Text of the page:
High-Arctic National Park Created on Bathurst Island

Legislation to create Qausuittuq National Park receives Royal Assent

OTTAWA, June 24, 2015 /CNW/ - The Honourable Leona Aglukkaq, Minister of the Environment and Minister responsible for Parks Canada, today announced the establishment of Qausuittuq National Park – formally enshrining the northern part of Bathurst Island under the Canada National Parks Act as Canada's 45th national park.

Encompassing more than 11,000 square kilometres of Arctic lands and waters, Qausuittuq National Park protects the area's natural and cultural heritage, including the endangered Peary caribou and other wildlife ensuring this magnificent part of Canada can continue to be enjoyed for generations. As part of Canada's system of national parks, Qausuittuq joins one of the finest and most extensive networks of protected natural areas in the world.

The establishment of Qausuittuq will also support local employment and businesses, helping strengthen the local and regional economies. Qausuittuq will be managed in cooperation with Inuit for the benefit, education and enjoyment of all Canadians.

The Government of Canada is committed to engaging communities and partners to protect and present our natural places while fulfilling requirements under the Nunavut Land Claims Agreement in the creation of Qausuittuq National Park.

Quick Facts

  • The name Qausuittuq (pronounced: Qow-soo-ee-tooq) means "place where the sun doesn't rise" in Inuktitut, in reference to the fact that the sun stays below the horizon for several months in the winter at this latitude.
  • Qausuittuq National Park protects key wildlife habitat including travel routes, calving grounds and wintering grounds for Peary caribou and is a significant area for muskoxen.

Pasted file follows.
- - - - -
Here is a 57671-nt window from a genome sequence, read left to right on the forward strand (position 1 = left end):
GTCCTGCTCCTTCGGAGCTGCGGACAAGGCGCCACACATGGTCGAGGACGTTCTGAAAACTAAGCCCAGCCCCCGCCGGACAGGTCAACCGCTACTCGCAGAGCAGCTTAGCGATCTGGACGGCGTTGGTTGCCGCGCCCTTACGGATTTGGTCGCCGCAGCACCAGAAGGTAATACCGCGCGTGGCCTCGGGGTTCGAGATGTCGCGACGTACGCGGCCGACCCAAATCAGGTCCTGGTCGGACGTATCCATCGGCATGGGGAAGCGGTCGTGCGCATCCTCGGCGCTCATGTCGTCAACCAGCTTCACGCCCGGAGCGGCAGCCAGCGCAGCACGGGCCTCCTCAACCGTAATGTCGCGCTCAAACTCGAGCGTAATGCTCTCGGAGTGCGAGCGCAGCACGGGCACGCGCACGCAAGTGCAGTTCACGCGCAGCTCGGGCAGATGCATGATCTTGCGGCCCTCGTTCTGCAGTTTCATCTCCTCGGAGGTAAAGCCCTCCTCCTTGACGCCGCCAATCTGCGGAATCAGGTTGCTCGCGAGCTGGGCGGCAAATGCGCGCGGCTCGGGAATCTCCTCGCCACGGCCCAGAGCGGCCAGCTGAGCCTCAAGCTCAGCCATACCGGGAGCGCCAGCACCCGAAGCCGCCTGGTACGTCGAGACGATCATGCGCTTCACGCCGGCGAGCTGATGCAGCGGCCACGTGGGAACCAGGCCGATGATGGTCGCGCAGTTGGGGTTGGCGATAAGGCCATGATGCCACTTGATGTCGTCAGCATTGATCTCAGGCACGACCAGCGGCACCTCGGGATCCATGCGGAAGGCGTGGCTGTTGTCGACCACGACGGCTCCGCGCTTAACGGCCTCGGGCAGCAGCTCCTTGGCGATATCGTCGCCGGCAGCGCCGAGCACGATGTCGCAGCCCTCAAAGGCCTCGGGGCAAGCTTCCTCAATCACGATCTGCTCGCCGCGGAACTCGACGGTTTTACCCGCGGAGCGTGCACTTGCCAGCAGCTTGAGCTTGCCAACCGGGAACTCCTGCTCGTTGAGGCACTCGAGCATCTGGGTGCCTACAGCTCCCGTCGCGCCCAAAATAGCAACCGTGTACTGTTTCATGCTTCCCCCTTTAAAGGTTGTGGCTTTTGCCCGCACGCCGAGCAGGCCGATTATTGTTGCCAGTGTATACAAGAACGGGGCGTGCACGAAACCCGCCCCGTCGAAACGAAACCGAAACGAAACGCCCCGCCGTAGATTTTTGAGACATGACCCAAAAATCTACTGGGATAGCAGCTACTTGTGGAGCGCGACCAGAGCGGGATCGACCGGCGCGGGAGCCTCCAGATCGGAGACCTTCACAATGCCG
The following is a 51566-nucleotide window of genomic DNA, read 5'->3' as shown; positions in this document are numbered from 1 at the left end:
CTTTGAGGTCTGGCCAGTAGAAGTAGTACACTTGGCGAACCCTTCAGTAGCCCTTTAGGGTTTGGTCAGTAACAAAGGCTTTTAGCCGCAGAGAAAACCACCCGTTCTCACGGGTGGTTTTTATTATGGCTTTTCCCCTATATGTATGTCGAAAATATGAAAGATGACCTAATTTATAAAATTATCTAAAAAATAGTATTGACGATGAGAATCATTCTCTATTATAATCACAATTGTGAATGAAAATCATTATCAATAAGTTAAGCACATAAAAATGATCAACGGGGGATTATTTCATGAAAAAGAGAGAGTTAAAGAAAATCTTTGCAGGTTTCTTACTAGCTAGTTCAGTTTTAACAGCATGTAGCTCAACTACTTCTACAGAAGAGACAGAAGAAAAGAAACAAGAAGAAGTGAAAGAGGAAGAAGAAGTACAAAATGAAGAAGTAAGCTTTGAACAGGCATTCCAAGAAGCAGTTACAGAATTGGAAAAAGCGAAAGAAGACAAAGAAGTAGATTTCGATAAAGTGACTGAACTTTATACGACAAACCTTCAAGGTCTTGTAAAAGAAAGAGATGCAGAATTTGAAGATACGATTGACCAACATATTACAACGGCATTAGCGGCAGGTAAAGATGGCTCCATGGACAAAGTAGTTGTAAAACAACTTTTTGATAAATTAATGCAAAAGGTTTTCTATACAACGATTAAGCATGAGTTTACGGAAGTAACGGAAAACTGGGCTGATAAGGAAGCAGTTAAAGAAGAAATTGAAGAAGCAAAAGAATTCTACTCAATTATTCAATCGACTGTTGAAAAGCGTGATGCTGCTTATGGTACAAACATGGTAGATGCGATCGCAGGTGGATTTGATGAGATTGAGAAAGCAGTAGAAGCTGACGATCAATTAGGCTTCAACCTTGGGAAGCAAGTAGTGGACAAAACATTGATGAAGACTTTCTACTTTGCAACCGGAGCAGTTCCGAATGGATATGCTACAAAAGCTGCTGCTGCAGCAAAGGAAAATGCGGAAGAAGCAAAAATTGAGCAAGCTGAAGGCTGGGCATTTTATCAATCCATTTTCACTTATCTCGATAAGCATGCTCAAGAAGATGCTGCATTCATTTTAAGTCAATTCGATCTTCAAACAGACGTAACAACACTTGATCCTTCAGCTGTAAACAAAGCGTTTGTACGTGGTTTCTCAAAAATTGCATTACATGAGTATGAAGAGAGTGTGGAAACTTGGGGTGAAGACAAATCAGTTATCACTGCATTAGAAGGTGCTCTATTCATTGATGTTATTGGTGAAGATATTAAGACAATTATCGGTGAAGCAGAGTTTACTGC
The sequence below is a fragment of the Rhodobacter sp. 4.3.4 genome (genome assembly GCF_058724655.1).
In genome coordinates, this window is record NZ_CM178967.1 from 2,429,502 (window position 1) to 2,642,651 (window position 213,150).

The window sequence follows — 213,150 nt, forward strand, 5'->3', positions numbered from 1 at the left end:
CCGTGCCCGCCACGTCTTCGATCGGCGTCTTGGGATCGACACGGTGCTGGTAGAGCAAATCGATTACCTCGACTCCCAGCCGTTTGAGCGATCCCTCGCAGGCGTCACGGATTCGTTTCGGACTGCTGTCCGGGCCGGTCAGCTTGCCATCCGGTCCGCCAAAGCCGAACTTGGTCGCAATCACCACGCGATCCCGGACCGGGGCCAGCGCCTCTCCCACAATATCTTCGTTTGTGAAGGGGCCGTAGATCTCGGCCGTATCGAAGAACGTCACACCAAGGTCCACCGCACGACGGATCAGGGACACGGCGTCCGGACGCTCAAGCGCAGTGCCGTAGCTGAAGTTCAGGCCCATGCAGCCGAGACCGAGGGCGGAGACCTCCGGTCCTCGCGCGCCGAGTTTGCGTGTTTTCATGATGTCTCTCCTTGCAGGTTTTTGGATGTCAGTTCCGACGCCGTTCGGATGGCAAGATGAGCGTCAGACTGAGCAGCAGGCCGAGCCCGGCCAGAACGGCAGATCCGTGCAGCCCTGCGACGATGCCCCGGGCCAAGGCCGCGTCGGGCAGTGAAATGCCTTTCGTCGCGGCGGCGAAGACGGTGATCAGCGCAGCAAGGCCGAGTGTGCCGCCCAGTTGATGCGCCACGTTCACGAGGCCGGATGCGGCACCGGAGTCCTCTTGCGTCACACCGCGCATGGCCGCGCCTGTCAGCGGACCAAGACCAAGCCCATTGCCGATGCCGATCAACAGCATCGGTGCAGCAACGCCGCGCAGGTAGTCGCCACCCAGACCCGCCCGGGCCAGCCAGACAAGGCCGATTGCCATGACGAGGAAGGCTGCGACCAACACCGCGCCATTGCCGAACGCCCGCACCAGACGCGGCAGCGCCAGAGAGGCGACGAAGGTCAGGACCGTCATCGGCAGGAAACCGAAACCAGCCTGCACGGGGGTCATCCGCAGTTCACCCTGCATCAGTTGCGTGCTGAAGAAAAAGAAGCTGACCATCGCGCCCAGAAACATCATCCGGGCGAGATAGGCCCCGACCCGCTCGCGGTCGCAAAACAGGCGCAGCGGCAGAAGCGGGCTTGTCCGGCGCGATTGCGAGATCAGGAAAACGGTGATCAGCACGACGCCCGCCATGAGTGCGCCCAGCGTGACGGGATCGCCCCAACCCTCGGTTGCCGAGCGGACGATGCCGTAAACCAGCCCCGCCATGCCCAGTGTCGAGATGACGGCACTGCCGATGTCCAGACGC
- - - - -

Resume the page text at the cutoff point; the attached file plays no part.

• Archaeological studies have found evidence of human use on Bathurst Island dating back 4500 years including the presence of Pre-Dorset, Dorset and Thule Inuit cultures in the area.
  • With the creation of Qausuittuq National Park, Parks Canada now manages a network of 45 national parks, 168 national historic sites and four national marine conservation areas that make up the rich tapestry of Canada's cultural and natural heritage.


"The establishment of Qausuittuq National Park will protect Nunavut's natural and cultural heritage while creating jobs and opportunities for Inuit. This is a clear demonstration of our Government's commitment to protecting the rich cultural heritage of Inuit and ensuring economic benefits for Nunavummiut."
The Honourable Leona Aglukkaq, Minister of the Environment and Minister responsible for Parks Canada

"This is an exciting announcement for Nunavut and we are pleased to see that the House of Commons unanimously passed the legislation, which has now received Royal Assent, to protect the park for its wildlife habitat and historical importance. Creating a balance between nature and the modern economy are essential to Nunavut's growth and long-term sustainability for generations to come."
The Honourable Johnny Mike, Minister of Environment, Government of Nunavut

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Associated Link

News Release: Harper Government introduces Legislation to protect High-Arctic Treasure on Bathurst Island


SOURCE Parks Canada

For further information: Jonathan Lefebvre, Office of the Minister of the Environment, 819-997-1441; Media Relations, Parks Canada, 1-855-862-1812, pc.media@pc.gc.ca

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